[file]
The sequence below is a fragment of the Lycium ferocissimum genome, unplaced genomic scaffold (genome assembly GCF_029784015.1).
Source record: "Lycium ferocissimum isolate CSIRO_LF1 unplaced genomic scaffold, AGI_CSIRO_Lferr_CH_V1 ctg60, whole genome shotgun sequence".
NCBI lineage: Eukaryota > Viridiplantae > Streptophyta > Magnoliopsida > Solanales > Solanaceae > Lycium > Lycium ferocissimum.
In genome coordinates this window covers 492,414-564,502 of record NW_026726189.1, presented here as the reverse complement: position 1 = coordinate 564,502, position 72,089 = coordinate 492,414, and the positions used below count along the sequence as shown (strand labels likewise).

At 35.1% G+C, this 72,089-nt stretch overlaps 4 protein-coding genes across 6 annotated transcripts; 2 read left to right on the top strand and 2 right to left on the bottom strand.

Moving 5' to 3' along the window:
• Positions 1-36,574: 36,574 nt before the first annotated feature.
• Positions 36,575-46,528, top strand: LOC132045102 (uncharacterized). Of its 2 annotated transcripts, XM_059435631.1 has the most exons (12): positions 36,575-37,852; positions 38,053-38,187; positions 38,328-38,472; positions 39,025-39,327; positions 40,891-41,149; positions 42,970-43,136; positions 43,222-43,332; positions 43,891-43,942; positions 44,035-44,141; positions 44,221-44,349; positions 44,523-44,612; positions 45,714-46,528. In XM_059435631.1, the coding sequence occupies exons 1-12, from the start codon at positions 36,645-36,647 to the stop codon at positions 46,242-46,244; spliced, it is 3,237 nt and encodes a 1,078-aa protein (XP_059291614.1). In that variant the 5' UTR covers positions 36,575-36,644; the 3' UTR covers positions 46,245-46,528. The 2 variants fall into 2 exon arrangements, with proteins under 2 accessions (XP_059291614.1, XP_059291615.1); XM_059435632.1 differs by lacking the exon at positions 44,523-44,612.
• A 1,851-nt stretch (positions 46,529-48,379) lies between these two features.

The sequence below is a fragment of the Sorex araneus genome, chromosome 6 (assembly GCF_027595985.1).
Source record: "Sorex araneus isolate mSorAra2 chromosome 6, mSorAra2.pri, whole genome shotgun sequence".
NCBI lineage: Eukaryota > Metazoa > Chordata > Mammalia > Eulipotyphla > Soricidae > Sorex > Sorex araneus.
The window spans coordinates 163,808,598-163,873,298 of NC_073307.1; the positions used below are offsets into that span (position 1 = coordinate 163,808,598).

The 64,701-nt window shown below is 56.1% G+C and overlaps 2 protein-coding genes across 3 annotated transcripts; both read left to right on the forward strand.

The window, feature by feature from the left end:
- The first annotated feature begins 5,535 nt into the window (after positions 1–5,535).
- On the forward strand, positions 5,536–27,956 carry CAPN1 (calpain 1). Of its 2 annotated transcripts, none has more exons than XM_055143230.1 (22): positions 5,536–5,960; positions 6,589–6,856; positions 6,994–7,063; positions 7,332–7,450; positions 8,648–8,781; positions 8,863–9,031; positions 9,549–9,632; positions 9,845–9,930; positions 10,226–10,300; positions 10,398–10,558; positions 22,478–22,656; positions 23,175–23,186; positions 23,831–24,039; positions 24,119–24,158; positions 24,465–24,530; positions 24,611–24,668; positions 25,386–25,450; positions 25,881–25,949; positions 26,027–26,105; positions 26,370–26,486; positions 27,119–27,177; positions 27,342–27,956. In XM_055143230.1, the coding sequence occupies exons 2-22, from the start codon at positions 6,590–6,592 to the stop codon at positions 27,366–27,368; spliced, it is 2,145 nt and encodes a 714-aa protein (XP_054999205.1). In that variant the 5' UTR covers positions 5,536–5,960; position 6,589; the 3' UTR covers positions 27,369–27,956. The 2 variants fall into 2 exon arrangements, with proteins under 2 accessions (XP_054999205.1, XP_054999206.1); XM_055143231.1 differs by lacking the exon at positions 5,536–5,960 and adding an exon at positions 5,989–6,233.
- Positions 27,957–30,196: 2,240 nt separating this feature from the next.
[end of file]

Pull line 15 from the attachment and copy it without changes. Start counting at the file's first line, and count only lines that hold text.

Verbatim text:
The window, feature by feature from the left end: